It goes without saying that my socialist sympathies mean I am biased towards the story of Gerrard Winstanley and the 17th century egalitarian movement known as The Diggers or The True Levellers. This group represented the voice of the common people and believed that the land should belong to every person to work upon to sustain their own self by the sweat of their brow. In short, as Winstanley said, 'The earth was made to be a common treasury for all'.
It was in 1649 that Winstanley led his group made up of poor families with no land of their own - and thereby nothing to sustain themselves with - to unused common land at St George's Hill, Surrey where they proceeded to farm it and live off it. From there he began to produce pamphlets of his writing, explaining his agrarian socialist beliefs and his desire to reform social order and create and give power to rural communities who believed in equality. However their occupation of the free land soon incensed local landowners such as Francis Drake (not the Francis Drake of The Armada I hasten to add) and following his petitioning of the government on this matter, Cromwell's New Model Army, headed up by Sir Thomas Fairfax, arrived to intervene.
Unfortunately for Drake, Fairfax found The Diggers harmless and suggested he take his concerns to the courts. Not to be defeated, Drake did just that, but also used underhand methods such as employing gangs to attack St George's Hill and Winstanley's comrades doling out beatings and committing arson on the communal houses.
When the case arrived at court, The Diggers were forbidden from voicing their own defence and sentenced as Ranters, a radical sect practicing liberal sexuality. The court case was subsequently found in Drake and his fellow landowners favour and The Diggers were told to leave their land or face forcible eviction from the army.
Whilst subsequent attempts to continue their way of life in other areas were met with further hostility and evictions, their influence was beginning to be felt in other areas and similar settlements sprung up in Northamptonshire and Buckinghamshire, and by the 1960s the notion had even travelled across the Atlantic to San Francisco where a group calling themselves The San Francisco Diggers gave away for free food, stock, medical aid, transport and housing. Winstanley's beliefs and actions continue to be felt in the present day also, a precursor to squatting, self suffiency and communalism. I would certainly argue that, given the current climate, his views are just as valid today as they were in 1649 and may even become more valid if the economy continues its downfall.
The film, based on David Caute's book Comrade Jacob, is somewhat episodic, based on Winstanley's own tracts and was directed by the film historian Kevin Brownlow and the historical costumier Andrew Mollo. An amateur production, and unable to acquire funding, the film took a year to make, with shooting taking place at weekends, as and when the cast were available. Only one professional actor is in attendance, Jerome Willis as General Fairfax, whilst schoolteacher Miles Halliwell takes the central role of Winstanley.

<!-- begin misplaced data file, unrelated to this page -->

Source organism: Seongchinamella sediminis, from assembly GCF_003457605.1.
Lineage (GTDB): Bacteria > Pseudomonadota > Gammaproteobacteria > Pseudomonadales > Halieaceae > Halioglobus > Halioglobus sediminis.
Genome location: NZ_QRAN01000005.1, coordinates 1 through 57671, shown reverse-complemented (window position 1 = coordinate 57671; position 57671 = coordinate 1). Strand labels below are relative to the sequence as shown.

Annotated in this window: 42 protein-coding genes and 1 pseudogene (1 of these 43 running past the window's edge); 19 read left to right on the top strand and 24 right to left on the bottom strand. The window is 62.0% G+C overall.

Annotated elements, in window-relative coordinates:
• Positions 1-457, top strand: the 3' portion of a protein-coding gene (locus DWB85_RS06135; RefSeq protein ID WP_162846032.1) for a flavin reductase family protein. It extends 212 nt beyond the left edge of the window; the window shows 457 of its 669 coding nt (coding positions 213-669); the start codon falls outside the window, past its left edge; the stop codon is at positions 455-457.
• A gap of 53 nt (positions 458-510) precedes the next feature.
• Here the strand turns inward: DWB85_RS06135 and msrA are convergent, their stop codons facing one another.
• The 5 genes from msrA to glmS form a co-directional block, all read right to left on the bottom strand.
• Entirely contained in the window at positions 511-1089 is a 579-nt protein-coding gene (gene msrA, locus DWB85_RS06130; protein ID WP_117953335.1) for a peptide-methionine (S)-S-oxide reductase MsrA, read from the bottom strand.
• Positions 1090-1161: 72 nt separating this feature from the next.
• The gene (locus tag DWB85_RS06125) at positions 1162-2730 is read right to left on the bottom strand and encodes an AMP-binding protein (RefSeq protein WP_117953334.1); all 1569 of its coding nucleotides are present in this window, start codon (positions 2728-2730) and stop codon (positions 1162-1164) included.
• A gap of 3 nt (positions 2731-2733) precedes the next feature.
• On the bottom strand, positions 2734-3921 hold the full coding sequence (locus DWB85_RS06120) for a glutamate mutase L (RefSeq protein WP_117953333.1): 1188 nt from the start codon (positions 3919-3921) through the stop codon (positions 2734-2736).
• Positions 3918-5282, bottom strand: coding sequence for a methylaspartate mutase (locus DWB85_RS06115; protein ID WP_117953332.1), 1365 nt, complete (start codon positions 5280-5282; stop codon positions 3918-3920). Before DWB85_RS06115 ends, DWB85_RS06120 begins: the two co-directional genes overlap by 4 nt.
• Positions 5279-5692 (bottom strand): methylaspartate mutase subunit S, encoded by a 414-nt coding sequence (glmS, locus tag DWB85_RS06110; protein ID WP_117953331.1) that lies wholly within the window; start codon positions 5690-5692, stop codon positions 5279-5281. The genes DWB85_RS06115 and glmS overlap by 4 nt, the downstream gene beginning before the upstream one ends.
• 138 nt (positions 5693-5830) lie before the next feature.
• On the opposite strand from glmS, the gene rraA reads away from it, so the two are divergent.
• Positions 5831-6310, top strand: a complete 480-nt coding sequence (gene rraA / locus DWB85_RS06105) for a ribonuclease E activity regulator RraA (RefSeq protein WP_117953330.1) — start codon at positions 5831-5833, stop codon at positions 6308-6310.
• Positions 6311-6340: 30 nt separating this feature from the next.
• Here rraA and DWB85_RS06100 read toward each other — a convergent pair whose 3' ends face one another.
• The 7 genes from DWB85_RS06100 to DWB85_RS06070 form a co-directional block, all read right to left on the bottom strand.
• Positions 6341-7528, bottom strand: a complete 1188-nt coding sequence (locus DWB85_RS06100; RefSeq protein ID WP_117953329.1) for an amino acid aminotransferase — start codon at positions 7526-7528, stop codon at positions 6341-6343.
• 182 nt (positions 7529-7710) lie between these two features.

It is this amateurism that I find troublesome, line deliveries are naturally flat or on occasion unintentionally amusing. It's not a particularly easy watch in terms of drama and content and I feel particularly bothered that Halliwell depicts Winstanley as an RP speaking intellectual showing the way for the masses when in actual fact the real Gerrard Winstanley was from the North West of England, Wigan in point of fact, the town up the road from where I live.
And yet its amateurism is belied by some truly beautiful cinematography, much of which clearly emulates Sergei Eisenstein (the opening battle scene between Roundheads and Cavaliers is accompanied by Prokofiev’s score for the director's 1938 classic Alexander Nevsky) and the location shooting which perfectly recreates the 1600s and an England struggling to survive post-Civil war. The rural landscape is wonderfully captured in black and white (and clearly influenced Ben Wheatley for his A Field In England) so as to be almost tangible.
Equally effective is the quintessentially English soundscape, with the calls of the birds and the strong howling winds all captured authentically creating a very real sense of time and place. This may essentially be am-dram but it is far from an incompetent, slipshod production in these terms.
Despite garnering some critical acclaim, Brownlow and Mollo never directed another feature together primarily because the British film industry was on the wane and also because they were too hard to pigeonhole. Winstanley is not a full blown artistic period drama like Kubrick's Barry Lyndon, nor is it a full on quasi-documentary film like Peter Watkins' Culloden. Winstanley is a one off for all its strengths and its weaknesses, and in many ways perhaps that's for the best.
If you're interested but not sure if you can commit to the film, Billy Bragg tells the same story brilliantly with his cover of the song The World Turned Upside Down